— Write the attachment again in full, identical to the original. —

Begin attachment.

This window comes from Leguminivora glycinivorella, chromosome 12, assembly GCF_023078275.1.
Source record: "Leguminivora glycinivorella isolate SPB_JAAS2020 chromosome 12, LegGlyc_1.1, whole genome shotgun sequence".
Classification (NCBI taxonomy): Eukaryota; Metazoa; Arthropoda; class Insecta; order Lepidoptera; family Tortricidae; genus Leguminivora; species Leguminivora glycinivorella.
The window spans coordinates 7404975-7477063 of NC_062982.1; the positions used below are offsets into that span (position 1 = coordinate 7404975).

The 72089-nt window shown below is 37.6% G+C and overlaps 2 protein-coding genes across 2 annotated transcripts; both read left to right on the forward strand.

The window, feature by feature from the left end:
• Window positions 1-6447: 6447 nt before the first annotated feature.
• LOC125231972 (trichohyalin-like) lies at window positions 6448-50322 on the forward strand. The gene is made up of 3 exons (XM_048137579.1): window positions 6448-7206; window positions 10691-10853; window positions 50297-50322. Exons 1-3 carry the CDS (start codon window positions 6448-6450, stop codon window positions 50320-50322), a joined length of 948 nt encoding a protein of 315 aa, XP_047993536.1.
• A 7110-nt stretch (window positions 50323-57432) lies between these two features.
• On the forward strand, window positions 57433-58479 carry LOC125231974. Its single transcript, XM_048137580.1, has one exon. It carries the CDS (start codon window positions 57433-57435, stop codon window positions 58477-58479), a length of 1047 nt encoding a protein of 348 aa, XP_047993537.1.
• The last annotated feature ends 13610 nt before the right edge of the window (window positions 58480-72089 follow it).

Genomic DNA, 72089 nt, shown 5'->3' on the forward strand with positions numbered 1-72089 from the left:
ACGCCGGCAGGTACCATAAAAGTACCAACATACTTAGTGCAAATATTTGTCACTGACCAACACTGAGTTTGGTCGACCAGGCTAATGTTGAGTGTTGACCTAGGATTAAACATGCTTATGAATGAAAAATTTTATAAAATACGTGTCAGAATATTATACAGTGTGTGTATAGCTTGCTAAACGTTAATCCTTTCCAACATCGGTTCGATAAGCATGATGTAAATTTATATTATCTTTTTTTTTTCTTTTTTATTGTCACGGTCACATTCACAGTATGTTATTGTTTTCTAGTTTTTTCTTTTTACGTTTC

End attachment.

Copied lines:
This window comes from Leguminivora glycinivorella, chromosome 12, assembly GCF_023078275.1.
Source record: "Leguminivora glycinivorella isolate SPB_JAAS2020 chromosome 12, LegGlyc_1.1, whole genome shotgun sequence".
Classification (NCBI taxonomy): Eukaryota; Metazoa; Arthropoda; class Insecta; order Lepidoptera; family Tortricidae; genus Leguminivora; species Leguminivora glycinivorella.
The window spans coordinates 7404975-7477063 of NC_062982.1; the positions used below are offsets into that span (position 1 = coordinate 7404975).

The 72089-nt window shown below is 37.6% G+C and overlaps 2 protein-coding genes across 2 annotated transcripts; both read left to right on the forward strand.

The window, feature by feature from the left end:
• Window positions 1-6447: 6447 nt before the first annotated feature.
• LOC125231972 (trichohyalin-like) lies at window positions 6448-50322 on the forward strand. The gene is made up of 3 exons (XM_048137579.1): window positions 6448-7206; window positions 10691-10853; window positions 50297-50322. Exons 1-3 carry the CDS (start codon window positions 6448-6450, stop codon window positions 50320-50322), a joined length of 948 nt encoding a protein of 315 aa, XP_047993536.1.
• A 7110-nt stretch (window positions 50323-57432) lies between these two features.
• On the forward strand, window positions 57433-58479 carry LOC125231974. Its single transcript, XM_048137580.1, has one exon. It carries the CDS (start codon window positions 57433-57435, stop codon window positions 58477-58479), a length of 1047 nt encoding a protein of 348 aa, XP_047993537.1.
• The last annotated feature ends 13610 nt before the right edge of the window (window positions 58480-72089 follow it).

Genomic DNA, 72089 nt, shown 5'->3' on the forward strand with positions numbered 1-72089 from the left:
ACGCCGGCAGGTACCATAAAAGTACCAACATACTTAGTGCAAATATTTGTCACTGACCAACACTGAGTTTGGTCGACCAGGCTAATGTTGAGTGTTGACCTAGGATTAAACATGCTTATGAATGAAAAATTTTATAAAATACGTGTCAGAATATTATACAGTGTGTGTATAGCTTGCTAAACGTTAATCCTTTCCAACATCGGTTCGATAAGCATGATGTAAATTTATATTATCTTTTTTTTTTCTTTTTTATTGTCACGGTCACATTCACAGTATGTTATTGTTTTCTAGTTTTTTCTTTTTACGTTTC